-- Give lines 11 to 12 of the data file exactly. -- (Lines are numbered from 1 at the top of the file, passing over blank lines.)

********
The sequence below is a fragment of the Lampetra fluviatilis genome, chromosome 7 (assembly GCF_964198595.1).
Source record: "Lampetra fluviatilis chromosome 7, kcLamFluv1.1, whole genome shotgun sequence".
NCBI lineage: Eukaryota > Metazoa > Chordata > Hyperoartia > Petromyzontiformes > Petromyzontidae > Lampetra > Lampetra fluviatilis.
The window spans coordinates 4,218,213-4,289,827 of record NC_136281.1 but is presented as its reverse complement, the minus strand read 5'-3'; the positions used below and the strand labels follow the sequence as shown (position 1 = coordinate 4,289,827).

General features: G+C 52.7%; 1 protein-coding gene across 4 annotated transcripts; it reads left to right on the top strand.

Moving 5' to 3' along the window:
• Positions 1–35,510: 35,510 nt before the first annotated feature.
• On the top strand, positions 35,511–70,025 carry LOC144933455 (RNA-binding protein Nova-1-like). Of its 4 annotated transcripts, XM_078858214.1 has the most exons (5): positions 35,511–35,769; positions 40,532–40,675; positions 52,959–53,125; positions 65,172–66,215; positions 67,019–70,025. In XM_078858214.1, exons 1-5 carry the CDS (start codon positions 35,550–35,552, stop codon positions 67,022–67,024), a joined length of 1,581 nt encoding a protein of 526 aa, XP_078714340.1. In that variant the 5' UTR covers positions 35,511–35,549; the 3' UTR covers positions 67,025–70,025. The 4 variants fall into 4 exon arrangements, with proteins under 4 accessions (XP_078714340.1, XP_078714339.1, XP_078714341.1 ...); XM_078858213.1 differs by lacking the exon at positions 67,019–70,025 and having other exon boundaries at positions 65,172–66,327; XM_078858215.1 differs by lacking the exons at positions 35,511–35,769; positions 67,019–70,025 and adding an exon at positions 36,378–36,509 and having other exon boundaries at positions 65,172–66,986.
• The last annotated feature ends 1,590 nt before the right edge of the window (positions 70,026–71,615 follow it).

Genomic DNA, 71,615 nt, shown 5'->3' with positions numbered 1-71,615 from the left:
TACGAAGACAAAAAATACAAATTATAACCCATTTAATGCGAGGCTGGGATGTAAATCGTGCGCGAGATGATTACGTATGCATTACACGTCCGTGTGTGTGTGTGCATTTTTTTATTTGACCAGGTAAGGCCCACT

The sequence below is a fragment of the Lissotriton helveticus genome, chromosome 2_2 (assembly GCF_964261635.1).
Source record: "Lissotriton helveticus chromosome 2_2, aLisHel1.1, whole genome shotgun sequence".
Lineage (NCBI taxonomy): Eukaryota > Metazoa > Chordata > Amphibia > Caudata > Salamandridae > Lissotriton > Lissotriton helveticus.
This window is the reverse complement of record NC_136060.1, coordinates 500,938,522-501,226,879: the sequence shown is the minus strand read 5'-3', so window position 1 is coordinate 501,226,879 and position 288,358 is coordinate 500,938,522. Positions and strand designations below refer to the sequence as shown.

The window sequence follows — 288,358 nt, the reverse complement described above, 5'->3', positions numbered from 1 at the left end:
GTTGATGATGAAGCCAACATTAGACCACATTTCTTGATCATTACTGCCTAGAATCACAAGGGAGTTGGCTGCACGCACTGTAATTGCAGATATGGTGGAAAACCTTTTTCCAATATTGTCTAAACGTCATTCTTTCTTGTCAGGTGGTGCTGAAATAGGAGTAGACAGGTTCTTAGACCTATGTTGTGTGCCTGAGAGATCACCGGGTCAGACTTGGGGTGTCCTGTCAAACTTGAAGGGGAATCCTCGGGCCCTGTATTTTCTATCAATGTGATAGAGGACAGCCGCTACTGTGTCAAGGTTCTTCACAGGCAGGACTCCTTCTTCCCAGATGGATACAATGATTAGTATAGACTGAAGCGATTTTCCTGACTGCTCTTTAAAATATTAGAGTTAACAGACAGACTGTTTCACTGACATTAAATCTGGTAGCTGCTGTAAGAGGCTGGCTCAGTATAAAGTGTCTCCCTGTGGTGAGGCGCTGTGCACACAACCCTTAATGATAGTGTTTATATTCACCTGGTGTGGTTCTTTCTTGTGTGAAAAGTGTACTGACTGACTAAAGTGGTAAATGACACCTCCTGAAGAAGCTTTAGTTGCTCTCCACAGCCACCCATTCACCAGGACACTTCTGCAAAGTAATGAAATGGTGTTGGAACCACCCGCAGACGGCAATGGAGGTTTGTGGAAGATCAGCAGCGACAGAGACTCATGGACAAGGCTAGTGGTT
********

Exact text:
TACGAAGACAAAAAATACAAATTATAACCCATTTAATGCGAGGCTGGGATGTAAATCGTGCGCGAGATGATTACGTATGCATTACACGTCCGTGTGTGTGTGTGCATTTTTTTATTTGACCAGGTAAGGCCCACT

The sequence below is a fragment of the Lissotriton helveticus genome, chromosome 2_2 (assembly GCF_964261635.1).